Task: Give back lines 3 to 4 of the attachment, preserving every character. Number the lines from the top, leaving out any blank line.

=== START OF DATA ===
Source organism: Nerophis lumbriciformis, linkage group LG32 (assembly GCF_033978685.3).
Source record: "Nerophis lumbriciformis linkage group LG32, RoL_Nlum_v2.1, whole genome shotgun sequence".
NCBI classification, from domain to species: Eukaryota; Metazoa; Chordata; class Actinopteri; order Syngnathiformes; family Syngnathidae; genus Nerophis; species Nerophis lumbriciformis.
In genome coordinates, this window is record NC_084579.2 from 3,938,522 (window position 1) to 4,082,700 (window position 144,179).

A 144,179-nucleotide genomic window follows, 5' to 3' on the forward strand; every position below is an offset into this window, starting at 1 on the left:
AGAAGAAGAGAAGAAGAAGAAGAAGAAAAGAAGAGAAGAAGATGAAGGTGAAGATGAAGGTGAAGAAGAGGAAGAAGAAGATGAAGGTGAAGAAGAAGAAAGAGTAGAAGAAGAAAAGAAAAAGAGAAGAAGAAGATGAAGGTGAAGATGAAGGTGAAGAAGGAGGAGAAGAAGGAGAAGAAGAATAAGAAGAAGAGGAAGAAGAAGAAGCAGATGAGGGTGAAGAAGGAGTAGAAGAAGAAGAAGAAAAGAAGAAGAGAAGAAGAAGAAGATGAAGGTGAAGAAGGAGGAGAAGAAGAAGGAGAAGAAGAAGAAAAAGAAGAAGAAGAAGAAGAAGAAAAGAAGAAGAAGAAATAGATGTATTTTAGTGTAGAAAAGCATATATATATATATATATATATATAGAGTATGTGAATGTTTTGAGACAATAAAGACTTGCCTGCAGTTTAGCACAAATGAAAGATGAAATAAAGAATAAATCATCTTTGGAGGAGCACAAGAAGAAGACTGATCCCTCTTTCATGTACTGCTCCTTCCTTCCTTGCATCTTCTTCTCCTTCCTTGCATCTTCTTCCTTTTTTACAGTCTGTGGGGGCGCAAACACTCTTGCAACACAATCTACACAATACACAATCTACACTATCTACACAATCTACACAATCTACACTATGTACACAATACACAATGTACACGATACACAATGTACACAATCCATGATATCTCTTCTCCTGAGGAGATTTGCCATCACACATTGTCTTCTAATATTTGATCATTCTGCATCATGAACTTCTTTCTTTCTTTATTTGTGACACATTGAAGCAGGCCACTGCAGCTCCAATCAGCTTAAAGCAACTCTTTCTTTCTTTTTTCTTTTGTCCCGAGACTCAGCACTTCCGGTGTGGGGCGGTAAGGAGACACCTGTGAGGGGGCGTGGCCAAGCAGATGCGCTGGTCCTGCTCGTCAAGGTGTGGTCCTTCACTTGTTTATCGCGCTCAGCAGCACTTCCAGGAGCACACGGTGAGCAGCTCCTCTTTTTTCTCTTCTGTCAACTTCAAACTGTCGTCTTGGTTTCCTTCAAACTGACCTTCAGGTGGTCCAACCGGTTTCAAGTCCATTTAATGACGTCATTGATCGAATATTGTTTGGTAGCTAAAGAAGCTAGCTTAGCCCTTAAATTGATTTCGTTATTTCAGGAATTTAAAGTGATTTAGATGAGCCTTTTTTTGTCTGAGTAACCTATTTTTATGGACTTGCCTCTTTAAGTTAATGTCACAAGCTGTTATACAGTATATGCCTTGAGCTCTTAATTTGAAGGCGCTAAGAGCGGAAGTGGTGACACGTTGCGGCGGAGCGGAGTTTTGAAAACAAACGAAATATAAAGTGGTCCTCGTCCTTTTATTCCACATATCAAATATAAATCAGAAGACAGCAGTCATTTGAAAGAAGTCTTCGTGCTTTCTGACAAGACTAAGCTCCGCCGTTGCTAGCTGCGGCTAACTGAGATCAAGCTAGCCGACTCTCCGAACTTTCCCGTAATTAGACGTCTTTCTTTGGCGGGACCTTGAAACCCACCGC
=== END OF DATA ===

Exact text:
NCBI classification, from domain to species: Eukaryota; Metazoa; Chordata; class Actinopteri; order Syngnathiformes; family Syngnathidae; genus Nerophis; species Nerophis lumbriciformis.
In genome coordinates, this window is record NC_084579.2 from 3,938,522 (window position 1) to 4,082,700 (window position 144,179).